Revitalizing a church that is experiencing severe decline is a challenge. They must learn to use wisdom with their time and finances or close the doors.
Many churches that are now in decline were once thriving places of worship. The church began with a burden to reach people with the gospel. They may even have been blessed with good leaders and a growing congregation. Their dedication to the gospel mission was evident by their sacrifices and perseverance. The attendance was large enough to support the work of the ministry. But now, many of those same congregations face the effects of massive financial, cultural and technological changes from outside the church.
Turmoil, Transition or Gradual Slide
There are other factors that can cause a decline in a church’s health as well. These are the created from within the church itself. A major event in the life of a church can often affect every area of it’s ministry. Times of turmoil or major transitions can make pinpointing the onset of it’s decline easier. But, sometimes there are no incidents or individual ministries that are at fault. It’s decline was just a gradual slide. We can speculate about the causes, but, it doesn’t change these four facts.
- Attendance has dwindled
- Spiritual growth has been stunted
- Financial support has collapsed
- Mission has all but ceased
Soon major questions, accusations and speculations become the fuel for discussion. In this type of atmosphere, people leave and take their families elsewhere. This only decreases the ranks further.
Facing The Hard Questions
Congregations with large buildings and low attendance have to make difficult choices. Do they continue as a church or close the doors? Do they sell the building and relocate? Do they merge with another congregation? What major cuts can they make in the budget? Should they dismiss the current leadership and call someone else? The focus moves from it’s gospel mission to survival. As the inevitable result of their situation, the church becomes inwardly focused.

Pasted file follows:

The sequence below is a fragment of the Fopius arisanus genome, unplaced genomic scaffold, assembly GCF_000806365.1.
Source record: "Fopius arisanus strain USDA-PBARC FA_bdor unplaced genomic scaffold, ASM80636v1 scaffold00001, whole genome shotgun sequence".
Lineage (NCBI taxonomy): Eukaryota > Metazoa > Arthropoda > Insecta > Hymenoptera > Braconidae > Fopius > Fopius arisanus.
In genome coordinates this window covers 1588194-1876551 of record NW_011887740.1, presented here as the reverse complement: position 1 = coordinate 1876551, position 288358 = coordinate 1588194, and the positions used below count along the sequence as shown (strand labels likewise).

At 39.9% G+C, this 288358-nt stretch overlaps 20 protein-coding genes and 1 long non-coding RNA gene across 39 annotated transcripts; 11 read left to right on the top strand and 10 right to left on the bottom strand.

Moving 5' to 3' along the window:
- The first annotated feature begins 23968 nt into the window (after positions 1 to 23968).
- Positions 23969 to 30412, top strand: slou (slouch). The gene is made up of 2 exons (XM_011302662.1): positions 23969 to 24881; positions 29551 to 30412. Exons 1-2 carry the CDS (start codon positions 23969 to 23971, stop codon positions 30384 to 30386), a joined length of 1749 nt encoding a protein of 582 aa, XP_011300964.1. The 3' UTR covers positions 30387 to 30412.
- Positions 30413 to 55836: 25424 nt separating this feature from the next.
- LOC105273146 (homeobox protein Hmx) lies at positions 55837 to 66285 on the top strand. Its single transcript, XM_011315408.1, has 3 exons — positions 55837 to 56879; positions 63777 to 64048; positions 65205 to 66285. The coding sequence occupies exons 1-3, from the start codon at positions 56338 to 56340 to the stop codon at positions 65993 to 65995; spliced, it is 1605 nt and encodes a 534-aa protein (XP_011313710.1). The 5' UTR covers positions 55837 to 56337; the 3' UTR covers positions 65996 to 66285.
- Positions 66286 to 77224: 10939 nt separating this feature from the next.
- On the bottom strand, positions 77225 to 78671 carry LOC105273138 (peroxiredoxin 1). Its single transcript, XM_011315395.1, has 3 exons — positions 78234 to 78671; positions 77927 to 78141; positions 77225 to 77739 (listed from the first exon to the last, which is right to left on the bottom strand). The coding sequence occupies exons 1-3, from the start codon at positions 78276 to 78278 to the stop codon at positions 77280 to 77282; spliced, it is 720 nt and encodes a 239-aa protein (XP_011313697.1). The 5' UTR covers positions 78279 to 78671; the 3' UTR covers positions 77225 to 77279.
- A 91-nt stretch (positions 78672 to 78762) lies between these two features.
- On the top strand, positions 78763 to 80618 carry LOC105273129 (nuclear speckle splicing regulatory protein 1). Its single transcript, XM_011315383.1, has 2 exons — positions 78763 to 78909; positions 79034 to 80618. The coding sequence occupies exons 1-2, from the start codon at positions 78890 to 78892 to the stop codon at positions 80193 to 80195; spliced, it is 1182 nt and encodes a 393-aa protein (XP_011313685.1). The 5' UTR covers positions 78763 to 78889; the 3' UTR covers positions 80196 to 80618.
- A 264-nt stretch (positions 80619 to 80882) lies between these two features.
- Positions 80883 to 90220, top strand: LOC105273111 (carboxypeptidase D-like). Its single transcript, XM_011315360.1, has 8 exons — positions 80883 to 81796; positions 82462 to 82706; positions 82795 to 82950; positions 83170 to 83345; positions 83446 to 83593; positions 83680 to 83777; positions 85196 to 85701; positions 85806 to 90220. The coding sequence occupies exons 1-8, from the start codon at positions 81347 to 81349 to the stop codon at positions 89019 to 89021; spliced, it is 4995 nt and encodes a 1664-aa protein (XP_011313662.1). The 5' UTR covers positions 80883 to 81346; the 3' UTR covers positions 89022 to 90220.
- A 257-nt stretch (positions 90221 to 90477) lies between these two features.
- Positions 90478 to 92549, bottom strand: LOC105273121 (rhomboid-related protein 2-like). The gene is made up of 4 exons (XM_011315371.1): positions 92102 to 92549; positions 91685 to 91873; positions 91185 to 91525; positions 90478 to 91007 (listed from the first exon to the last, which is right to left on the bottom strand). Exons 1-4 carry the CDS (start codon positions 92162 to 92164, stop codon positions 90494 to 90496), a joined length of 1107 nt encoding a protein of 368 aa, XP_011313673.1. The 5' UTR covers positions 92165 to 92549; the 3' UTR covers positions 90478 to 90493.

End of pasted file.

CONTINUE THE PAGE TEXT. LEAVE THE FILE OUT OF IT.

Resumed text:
This type of introspection is necessary to a point. But, too much introspection can create fear, doubt, resentment and hopelessness. None of these things should characterize a church or it’s people.
Choose Your Church’s Focus
There are three areas of focus a church has to choose from in determining it’s future.
- They can focus on their past “glory days” and their victories. They emphasize how it “used to be” and live in the past. They have no vision for the future of their church’s ministry. Living in the past is unhealthy for individuals and as well as churches.
- They can play the “blame game”. They lay the responsibility on previous or current leadership, the culture or the economy. But, playing the “blame game” doesn’t solve the problem. In fact, it is self-defeating, distracts the church and severely limits future progress.
- Or, they can focus on their future and where God may take them. It is good to look back and see how God has blessed the local congregation in the past. And, they should acknowledge the failures and cultural changes hindering the church at present. But, these should serve to encourage and instruct them toward future ministry.
Create A Plan
In order to survive a declining church must create a plan to be more efficient with their resources. This means seeking God through prayer, studying His Word, and implementing good stewardship.
In the days ahead, I’ll be sharing ways to help churches with limited resources. I hope that you will glean some insight and develop your own strategy. Most of all, I hope that it will encourage you toward making mature disciples of Jesus Christ.
Question: What is your church doing to create solutions and implement good stewardship to further the cause of the gospel?, Share your answer on Facebook, Twitter, or LinkedIn.